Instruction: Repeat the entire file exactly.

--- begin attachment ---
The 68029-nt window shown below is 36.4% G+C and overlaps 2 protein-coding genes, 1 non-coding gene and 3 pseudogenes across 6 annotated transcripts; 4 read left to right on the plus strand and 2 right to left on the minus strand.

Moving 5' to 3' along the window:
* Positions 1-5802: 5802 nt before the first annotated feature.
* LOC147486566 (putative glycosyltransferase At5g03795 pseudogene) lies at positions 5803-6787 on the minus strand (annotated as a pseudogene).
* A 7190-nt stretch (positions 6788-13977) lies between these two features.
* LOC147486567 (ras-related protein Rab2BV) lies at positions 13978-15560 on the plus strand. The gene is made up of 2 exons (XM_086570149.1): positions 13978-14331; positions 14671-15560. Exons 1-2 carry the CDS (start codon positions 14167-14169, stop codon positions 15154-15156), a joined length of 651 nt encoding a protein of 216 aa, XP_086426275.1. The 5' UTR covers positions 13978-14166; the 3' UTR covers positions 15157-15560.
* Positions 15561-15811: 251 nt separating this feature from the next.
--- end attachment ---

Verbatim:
The 68029-nt window shown below is 36.4% G+C and overlaps 2 protein-coding genes, 1 non-coding gene and 3 pseudogenes across 6 annotated transcripts; 4 read left to right on the plus strand and 2 right to left on the minus strand.

Moving 5' to 3' along the window:
* Positions 1-5802: 5802 nt before the first annotated feature.
* LOC147486566 (putative glycosyltransferase At5g03795 pseudogene) lies at positions 5803-6787 on the minus strand (annotated as a pseudogene).
* A 7190-nt stretch (positions 6788-13977) lies between these two features.
* LOC147486567 (ras-related protein Rab2BV) lies at positions 13978-15560 on the plus strand. The gene is made up of 2 exons (XM_086570149.1): positions 13978-14331; positions 14671-15560. Exons 1-2 carry the CDS (start codon positions 14167-14169, stop codon positions 15154-15156), a joined length of 651 nt encoding a protein of 216 aa, XP_086426275.1. The 5' UTR covers positions 13978-14166; the 3' UTR covers positions 15157-15560.
* Positions 15561-15811: 251 nt separating this feature from the next.